The Benguela Current Commission (BCC) Ministerial Conference Meeting will take place on December 8, in Swakopmund.
As the highest policy-making body of the BCC, the Ministerial Conference will play a pivotal role in assessing the challenges surrounding the implementation of the BCC’s 2015-2019 Strategic Action Programme (SAP).
Key ministries in fisheries, environment, transport, minerals, petroleum and energy from Namibia, Angola and South Africa will develop policy actions and guidance with sustainability consistently at the core.
The SAP focuses on eight key themes: living marine resources, non-living marine resources, productivity and environmental variability, pollution, ecosystem health and biodiversity, human dimensions, and the economic development potential and governance of the Benguela current.
Since its inception as a regional entity, the Ministerial Conference has focused on trans-boundary issues. Policy directives have included guidance on issues including capability development for the region, sharing and exchanging data, along with joint boundary surveys.
As part of the closed Ministerial Conference, approximately 100 participants, including development partners, key industries and foreign diplomats, will assess the possibilities of unlocking trans-boundary potential and economic opportunities in the Benguela Current Large Marine Ecosystem (BCLME) region.
The ‘blue economy’ can be harnessed in the sectors of fisheries, minerals, energy, environment and transport to further improve the sustainable economic potential of the region.
The theme for this year’s conference is ‘Our Ocean, Our Heritage, Our Future’, in line with the Commission’s vision of promoting the optimal and sustainable utilisation of the marine resources in the BCLME region in the areas noted above.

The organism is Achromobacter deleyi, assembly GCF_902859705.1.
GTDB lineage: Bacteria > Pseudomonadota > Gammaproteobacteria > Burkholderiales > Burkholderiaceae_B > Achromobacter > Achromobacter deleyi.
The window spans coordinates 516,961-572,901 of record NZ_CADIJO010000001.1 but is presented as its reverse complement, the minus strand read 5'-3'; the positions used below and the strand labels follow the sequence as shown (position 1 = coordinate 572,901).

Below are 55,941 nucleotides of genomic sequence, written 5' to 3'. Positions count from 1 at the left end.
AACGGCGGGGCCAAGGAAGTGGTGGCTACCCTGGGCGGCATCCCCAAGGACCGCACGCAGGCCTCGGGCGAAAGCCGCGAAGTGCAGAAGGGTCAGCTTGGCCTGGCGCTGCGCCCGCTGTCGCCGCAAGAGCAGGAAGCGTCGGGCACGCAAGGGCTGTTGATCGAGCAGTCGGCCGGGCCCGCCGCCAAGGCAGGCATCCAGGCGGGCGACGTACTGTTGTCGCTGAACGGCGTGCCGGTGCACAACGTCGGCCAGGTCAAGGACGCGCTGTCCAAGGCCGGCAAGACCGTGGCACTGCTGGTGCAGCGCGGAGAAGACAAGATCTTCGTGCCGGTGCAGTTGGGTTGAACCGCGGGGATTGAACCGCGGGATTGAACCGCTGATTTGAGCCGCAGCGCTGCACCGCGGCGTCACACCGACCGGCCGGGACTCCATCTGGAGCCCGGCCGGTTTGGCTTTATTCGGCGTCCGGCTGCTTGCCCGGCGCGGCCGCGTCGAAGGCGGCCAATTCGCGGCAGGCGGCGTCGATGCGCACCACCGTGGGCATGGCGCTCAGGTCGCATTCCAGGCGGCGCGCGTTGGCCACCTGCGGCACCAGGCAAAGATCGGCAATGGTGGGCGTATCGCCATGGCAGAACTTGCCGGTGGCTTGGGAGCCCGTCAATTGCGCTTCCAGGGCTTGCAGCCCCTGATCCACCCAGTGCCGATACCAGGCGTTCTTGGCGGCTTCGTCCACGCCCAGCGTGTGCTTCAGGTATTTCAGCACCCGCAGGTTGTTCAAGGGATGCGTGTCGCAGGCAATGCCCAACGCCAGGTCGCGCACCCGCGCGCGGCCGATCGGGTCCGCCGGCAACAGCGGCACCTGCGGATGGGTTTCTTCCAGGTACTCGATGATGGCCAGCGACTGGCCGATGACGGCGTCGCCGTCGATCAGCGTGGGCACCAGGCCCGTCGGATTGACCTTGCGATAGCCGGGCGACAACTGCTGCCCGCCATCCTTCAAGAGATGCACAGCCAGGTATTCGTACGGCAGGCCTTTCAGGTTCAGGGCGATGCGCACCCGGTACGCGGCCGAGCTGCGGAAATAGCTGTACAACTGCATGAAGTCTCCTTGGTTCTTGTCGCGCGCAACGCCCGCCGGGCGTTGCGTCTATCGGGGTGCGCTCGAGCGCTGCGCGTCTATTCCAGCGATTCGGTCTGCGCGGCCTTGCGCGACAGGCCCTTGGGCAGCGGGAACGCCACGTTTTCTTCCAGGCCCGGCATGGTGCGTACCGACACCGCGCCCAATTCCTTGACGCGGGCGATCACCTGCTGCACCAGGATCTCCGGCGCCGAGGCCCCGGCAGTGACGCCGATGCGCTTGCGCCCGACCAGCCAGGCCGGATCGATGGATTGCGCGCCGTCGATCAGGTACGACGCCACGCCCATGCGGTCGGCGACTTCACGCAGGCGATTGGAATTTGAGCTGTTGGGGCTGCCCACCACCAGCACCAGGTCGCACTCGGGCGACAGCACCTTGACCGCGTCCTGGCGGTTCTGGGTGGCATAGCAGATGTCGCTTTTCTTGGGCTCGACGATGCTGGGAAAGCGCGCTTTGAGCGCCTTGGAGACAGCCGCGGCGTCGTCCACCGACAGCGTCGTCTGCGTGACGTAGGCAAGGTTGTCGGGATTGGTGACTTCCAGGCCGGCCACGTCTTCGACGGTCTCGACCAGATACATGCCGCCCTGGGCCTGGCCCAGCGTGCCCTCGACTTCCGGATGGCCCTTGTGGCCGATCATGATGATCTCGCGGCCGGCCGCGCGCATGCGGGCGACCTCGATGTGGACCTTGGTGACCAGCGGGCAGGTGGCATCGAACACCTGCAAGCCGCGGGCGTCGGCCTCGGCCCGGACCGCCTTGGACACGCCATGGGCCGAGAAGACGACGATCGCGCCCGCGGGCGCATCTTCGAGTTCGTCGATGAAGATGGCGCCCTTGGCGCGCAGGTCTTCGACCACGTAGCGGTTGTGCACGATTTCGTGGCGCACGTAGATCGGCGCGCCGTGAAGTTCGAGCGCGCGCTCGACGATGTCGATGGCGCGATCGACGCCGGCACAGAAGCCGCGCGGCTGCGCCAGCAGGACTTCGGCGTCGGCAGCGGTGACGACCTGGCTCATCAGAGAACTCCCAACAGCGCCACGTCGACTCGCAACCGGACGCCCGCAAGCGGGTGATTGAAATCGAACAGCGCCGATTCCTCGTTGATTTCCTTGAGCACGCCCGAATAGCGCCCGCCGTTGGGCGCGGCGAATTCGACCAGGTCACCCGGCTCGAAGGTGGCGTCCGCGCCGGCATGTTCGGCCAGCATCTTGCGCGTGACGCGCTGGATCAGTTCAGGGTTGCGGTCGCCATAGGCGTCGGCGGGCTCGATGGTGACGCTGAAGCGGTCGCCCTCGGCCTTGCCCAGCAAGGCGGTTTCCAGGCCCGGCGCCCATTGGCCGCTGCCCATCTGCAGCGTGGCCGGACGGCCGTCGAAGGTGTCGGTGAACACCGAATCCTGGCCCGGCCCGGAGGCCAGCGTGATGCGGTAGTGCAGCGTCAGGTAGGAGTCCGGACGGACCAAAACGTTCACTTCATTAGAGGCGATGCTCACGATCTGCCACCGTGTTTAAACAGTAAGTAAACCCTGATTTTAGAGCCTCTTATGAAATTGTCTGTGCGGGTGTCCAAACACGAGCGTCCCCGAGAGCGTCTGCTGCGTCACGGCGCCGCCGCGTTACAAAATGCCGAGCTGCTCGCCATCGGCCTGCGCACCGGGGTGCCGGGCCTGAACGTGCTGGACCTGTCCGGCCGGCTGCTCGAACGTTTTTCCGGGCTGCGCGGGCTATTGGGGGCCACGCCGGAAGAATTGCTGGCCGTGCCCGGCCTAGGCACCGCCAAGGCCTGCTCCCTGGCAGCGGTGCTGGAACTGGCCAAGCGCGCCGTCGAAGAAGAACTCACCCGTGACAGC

BCC executive secretary Dr Hashali Hamukuaya reaffirmed the importance of the theme: “The current generation should continue to promote the harvesting of marine resources sustainably to ensure that the future generation will also enjoy the same benefit they are enjoying today from these resources.”
Namibia has contributed to be a stable marine industry by adopting good management and control measures. For example, in 1990, Namibia declared a 200-mile Exclusive Economic Zone (EZZ), where only Namibians were permitted to fish. Stocks have begun to recover since then, in comparison to the years beforehand when illegal fishing from foreign nations drastically affected fish stocks.
The current perception of the management of marine and coastal resources is that ministers from participating countries recognise the socio-economic benefits derived from the BCLME.
Hamukuaya highlights the potential of the joint commitment to sustainable management of the region: “Potential opportunities that exist for economic development with regards to blue economy in the BCLME region are minerals explorations, marine transport and marine tourism.”
The adoption of various marine legislations that govern the harvesting, conservation and protection of marine resources form part of the Ministerial Conference’s commitment to the overall goals of the commission.
The private sector also has a role to play in implementing the Strategic Action Programme.
Dr Hamukuaya points outs that the management, monitoring and governance of marine and costal resources can be sustained by the private sector pledging their perpetual financial support to the programme.
This year’s meeting will also include the official handover by the current chairperson of the Ministerial Conference, Dr Victoria de Barros Neto from Angola, to the Namibian Minister of Fisheries and Marine Resources Bernard Esau.
His two-year term will include overseeing the implementation of the SAP, mobilising resources, providing continuous support and strengthening the BCC secretariat.
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